Question for you:
What’s more important, striving to be the descendant that previous generations would be proud of? Or working every day to become an ancestor that future generations would want to claim as theirs?
You think on that for a while and we’ll circle back.
Very briefly I’d like to sum up what’s been swirling around in my head/heart to one degree or another as of this week for the last twenty years. And I’ll precede those thoughts with a blanket apology to anyone I’ve arrogantly wished would just “move on” from their annual recognition of grief anniversaries as if they could just turn off the spigot. So . . . sorry. Very sorry. I do think, though, that at the 20-year mark there is a balm of holy quietness that spreads itself across one’s sky of the mind in place of misery’s clouds, as a sort of supernatural check mark recognizing not only the passage of time but also the lessening of regret, of sorrow, and of the deep affliction of grief. At least that has been my experience.
Every March 13th for years and years and years after my dad passed in 2002 I called the ambulance. Not literally, but in memory, in sleeplessness … on constant replay. And every March 20th I called the funeral home. Now I say this not for sympathy or concern or even confirmation that you knew all along I was off my rocker, but more to illustrate that grief is a rotten friend and an unreliable filter for reality. It skews memories, wrongly interprets conversations, and replays scenes in perpetuity, all the while standing back and laughing, watching you suffer.
My dad and I fit together pretty well. Yes, he would become impatient with me, exasperated at my lack of whatever was needed at the moment, (flashback to symphonies he would take me to at Macky Auditorium on the CU campus where he would shoot me the deadly “straighten up and fly right” look or that dreadful day he kept me home from school and dragged me through my “Oregon–the Beaver State” report for 5th grade) but the incidents where true anger came were few and far between. Trust me when I say I gave him multiple opportunities during my last two years of high school to display anger and what he modeled instead was the undeserved grace that in a couple years’ time I would begin to understand as originating with Jesus. I never knew that anyone’s father/daughter relationships were any different and had a lot to learn about sympathy and empathy regarding others’ situations as I matured — not all girls were blessed with good daddies and that’s putting it mildly. I came to feel spoiled by the sheer wonder of it. If it were not for the unbounded grace and help given to me by my earthly father and my Father in heaven, I very likely would not have lived to see adulthood. I can only be thankful. And do my best as a parent.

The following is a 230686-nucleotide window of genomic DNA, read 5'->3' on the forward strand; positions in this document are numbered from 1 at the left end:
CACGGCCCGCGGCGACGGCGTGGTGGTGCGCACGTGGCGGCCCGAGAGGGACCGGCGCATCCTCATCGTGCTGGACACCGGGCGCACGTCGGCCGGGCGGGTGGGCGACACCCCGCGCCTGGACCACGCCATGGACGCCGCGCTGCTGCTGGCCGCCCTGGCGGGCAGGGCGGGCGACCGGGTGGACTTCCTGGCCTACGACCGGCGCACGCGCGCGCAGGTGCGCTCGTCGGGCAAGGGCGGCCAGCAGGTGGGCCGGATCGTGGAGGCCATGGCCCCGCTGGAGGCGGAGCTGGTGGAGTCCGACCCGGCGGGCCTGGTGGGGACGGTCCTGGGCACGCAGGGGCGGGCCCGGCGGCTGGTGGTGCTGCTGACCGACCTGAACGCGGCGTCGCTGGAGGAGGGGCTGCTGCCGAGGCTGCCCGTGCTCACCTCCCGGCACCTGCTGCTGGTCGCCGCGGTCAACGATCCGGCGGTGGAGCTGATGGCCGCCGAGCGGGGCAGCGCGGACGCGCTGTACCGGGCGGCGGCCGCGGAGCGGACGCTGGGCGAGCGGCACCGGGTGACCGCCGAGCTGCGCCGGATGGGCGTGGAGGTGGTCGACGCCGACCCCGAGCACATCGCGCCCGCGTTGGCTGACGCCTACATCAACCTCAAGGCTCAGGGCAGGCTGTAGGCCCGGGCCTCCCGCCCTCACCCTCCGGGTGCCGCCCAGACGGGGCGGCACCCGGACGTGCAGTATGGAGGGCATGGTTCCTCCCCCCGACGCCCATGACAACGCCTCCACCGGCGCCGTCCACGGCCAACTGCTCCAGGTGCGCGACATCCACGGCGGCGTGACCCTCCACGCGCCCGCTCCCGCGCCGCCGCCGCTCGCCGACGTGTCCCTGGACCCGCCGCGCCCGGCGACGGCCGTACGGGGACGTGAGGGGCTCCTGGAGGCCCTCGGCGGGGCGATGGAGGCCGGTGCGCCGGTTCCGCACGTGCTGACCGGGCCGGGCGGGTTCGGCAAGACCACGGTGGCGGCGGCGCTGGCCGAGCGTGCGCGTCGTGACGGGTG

He had sayings (like a lot of dads do) that stuck with me, many of them sounding ridiculous when stated aloud in mixed company, hence my habit of mostly keeping them to myself, but I may share a few . . .
When, as a child, I would get pouty or blue or grumpy or anything resembling those categories, he often would call me a “sad sack of sour balony” to which I responded by endeavoring to become even more sour. If the look on my face manifested a less-than-cheery mood, he would announce that I looked as though I’d just “bitten the north end out of a southbound skunk.” This apparently was his opinion about my 7th grade school picture in which I was trying to look like I was “smoldering.” He thought it was more of a skunk thing. About once a week he’d threaten to “trade you in for a good milk cow.” My teenage conversations, according to Dad, occasionally drifted toward the “maudlin.”